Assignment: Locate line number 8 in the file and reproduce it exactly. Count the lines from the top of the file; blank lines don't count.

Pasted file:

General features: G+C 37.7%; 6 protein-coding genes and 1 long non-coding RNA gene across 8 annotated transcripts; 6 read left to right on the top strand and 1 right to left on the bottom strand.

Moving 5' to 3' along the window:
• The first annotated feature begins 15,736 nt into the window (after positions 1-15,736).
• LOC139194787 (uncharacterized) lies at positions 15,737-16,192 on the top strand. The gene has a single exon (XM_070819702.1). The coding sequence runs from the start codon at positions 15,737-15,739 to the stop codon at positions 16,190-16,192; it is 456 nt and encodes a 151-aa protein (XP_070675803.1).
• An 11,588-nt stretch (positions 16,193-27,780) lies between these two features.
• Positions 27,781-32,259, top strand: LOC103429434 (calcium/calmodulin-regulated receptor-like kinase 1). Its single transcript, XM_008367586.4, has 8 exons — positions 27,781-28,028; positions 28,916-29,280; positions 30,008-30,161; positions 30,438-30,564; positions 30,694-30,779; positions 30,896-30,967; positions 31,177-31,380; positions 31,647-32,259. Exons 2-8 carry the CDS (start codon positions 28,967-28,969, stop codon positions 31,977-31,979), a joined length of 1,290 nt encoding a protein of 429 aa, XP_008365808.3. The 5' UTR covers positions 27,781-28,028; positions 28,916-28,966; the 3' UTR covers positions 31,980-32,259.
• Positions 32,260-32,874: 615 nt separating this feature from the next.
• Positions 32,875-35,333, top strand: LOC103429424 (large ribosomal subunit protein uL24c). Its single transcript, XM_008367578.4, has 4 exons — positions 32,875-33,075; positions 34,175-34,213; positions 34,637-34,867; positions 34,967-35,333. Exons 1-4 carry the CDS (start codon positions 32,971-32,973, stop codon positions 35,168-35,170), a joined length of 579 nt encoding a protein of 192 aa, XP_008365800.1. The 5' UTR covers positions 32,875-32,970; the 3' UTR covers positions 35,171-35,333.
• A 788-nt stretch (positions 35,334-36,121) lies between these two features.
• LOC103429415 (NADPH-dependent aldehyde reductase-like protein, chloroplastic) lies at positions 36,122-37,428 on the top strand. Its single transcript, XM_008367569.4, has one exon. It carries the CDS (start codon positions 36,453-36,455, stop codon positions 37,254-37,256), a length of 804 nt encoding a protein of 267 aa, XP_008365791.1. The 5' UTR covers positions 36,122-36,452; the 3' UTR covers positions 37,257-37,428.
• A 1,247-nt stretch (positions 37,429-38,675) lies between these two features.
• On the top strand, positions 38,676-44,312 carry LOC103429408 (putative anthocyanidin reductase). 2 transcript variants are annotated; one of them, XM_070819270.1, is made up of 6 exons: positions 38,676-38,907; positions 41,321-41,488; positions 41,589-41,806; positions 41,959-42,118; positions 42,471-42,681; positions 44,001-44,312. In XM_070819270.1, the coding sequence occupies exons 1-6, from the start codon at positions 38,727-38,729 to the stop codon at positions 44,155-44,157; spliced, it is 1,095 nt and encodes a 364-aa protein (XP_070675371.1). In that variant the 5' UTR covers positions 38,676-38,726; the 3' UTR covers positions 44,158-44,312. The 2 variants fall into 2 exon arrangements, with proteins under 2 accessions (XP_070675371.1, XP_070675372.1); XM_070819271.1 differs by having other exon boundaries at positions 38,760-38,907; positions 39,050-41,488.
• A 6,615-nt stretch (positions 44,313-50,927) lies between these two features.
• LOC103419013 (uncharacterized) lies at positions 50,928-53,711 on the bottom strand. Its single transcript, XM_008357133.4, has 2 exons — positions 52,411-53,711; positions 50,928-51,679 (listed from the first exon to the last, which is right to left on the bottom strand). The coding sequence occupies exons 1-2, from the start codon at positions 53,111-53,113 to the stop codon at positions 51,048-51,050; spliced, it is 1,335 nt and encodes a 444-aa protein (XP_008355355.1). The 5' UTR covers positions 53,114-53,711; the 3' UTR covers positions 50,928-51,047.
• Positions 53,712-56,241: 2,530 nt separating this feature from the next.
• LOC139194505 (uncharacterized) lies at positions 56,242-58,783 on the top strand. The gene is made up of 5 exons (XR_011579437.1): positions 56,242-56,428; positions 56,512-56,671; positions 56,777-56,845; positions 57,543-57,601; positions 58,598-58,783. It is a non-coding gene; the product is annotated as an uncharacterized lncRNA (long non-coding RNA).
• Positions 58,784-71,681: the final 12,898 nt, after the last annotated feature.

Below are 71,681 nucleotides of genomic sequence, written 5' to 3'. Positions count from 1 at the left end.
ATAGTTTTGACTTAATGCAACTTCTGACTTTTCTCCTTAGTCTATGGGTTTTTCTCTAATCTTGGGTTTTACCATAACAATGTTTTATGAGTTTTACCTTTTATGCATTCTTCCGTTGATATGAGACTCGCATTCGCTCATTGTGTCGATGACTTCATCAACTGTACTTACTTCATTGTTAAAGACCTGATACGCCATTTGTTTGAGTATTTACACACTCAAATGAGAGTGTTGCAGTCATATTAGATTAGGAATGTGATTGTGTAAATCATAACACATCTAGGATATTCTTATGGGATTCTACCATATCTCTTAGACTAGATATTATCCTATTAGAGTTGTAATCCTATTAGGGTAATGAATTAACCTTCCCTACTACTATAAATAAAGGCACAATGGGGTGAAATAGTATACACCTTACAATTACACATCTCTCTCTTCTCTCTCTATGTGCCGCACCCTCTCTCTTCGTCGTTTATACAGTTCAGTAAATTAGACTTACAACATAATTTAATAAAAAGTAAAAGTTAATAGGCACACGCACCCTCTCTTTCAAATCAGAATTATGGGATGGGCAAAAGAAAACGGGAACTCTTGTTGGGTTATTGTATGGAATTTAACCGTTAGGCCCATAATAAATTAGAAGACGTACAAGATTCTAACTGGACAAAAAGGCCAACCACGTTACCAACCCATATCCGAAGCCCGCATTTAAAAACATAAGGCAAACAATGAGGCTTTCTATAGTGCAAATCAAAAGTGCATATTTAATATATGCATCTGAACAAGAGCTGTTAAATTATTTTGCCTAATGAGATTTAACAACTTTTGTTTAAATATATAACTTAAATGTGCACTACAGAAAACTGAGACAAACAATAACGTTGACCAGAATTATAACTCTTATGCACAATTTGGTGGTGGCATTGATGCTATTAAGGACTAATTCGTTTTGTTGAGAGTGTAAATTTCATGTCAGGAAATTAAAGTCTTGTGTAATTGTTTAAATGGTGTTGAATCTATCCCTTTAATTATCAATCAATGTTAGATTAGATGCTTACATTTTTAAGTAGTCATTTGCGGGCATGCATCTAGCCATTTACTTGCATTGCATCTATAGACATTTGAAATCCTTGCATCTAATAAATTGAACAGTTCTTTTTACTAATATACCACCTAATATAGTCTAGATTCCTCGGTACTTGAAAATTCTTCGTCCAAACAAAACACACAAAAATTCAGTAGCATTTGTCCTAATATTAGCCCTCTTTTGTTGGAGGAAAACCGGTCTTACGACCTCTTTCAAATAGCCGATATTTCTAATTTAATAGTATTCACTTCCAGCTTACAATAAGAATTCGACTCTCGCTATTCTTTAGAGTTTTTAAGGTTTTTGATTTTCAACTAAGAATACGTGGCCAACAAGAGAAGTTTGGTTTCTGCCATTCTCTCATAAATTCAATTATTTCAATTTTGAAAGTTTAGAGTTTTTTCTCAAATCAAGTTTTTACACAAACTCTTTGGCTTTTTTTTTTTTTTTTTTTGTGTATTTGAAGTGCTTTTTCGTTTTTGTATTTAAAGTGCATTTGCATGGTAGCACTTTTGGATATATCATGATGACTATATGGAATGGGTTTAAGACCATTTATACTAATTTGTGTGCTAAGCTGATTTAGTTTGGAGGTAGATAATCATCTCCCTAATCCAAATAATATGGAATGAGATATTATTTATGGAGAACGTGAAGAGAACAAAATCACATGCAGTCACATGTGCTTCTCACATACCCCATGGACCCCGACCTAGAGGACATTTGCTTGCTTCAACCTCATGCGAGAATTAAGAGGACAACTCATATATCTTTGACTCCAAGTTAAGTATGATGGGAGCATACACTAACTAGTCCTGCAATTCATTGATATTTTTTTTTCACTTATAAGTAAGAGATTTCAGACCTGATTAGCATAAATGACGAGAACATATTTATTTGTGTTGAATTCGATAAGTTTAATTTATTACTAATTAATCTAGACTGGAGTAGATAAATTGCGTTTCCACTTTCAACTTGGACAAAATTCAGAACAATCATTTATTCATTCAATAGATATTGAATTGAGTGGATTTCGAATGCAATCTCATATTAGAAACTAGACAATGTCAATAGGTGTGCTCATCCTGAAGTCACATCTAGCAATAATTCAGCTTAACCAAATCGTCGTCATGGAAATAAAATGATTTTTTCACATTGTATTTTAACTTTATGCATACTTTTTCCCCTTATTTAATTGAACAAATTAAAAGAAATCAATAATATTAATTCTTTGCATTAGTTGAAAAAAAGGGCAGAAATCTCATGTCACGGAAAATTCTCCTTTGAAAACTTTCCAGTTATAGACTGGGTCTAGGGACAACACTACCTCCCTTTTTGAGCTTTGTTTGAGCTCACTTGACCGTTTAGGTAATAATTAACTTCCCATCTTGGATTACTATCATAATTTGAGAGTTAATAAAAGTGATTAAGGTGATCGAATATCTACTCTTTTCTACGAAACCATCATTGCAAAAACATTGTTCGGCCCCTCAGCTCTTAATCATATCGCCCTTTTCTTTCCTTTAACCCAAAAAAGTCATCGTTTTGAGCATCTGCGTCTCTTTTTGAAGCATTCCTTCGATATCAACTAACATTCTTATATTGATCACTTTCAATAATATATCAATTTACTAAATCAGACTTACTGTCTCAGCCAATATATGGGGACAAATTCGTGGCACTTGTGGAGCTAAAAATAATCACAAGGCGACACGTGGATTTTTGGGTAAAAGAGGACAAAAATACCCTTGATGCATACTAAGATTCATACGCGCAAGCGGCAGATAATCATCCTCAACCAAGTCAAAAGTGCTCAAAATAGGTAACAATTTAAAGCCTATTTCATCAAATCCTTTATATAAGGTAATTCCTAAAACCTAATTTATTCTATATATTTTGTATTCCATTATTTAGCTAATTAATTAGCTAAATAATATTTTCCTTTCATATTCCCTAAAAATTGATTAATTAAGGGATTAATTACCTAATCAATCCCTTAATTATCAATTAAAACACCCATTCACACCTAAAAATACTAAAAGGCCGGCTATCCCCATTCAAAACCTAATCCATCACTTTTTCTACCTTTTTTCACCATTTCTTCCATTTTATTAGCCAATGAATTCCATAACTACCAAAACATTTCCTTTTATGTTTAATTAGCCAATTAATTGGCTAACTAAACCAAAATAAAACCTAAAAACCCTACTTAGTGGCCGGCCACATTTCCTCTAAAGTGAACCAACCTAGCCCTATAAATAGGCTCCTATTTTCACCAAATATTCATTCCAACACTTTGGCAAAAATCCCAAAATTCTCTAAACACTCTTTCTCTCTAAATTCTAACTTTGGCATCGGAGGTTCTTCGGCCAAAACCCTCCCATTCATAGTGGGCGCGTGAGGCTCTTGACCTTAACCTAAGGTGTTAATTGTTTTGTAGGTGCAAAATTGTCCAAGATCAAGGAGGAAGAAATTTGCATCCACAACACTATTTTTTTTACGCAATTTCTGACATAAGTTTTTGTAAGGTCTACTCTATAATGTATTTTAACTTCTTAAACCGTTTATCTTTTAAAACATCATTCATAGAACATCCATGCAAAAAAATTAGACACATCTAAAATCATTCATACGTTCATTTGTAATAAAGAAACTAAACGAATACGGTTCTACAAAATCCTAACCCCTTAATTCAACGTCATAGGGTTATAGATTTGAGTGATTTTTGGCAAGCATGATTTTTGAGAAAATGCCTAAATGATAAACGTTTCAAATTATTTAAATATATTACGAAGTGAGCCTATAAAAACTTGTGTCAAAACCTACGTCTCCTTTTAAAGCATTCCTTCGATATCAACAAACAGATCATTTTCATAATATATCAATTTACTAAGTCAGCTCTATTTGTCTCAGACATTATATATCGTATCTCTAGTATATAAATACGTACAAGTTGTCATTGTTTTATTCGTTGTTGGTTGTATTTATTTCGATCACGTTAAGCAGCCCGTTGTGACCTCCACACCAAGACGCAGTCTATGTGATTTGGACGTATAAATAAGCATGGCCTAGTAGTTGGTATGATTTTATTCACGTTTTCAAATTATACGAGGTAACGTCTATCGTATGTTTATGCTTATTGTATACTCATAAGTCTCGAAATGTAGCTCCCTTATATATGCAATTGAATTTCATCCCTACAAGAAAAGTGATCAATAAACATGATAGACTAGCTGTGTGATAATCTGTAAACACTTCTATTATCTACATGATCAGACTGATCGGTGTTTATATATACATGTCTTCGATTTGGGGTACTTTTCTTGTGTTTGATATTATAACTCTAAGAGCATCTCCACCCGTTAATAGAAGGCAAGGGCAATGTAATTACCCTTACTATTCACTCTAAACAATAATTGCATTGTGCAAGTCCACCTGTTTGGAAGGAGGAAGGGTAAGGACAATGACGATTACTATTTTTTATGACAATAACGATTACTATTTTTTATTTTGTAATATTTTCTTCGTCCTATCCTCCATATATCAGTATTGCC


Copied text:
• Positions 32,875-35,333, top strand: LOC103429424 (large ribosomal subunit protein uL24c). Its single transcript, XM_008367578.4, has 4 exons — positions 32,875-33,075; positions 34,175-34,213; positions 34,637-34,867; positions 34,967-35,333. Exons 1-4 carry the CDS (start codon positions 32,971-32,973, stop codon positions 35,168-35,170), a joined length of 579 nt encoding a protein of 192 aa, XP_008365800.1. The 5' UTR covers positions 32,875-32,970; the 3' UTR covers positions 35,171-35,333.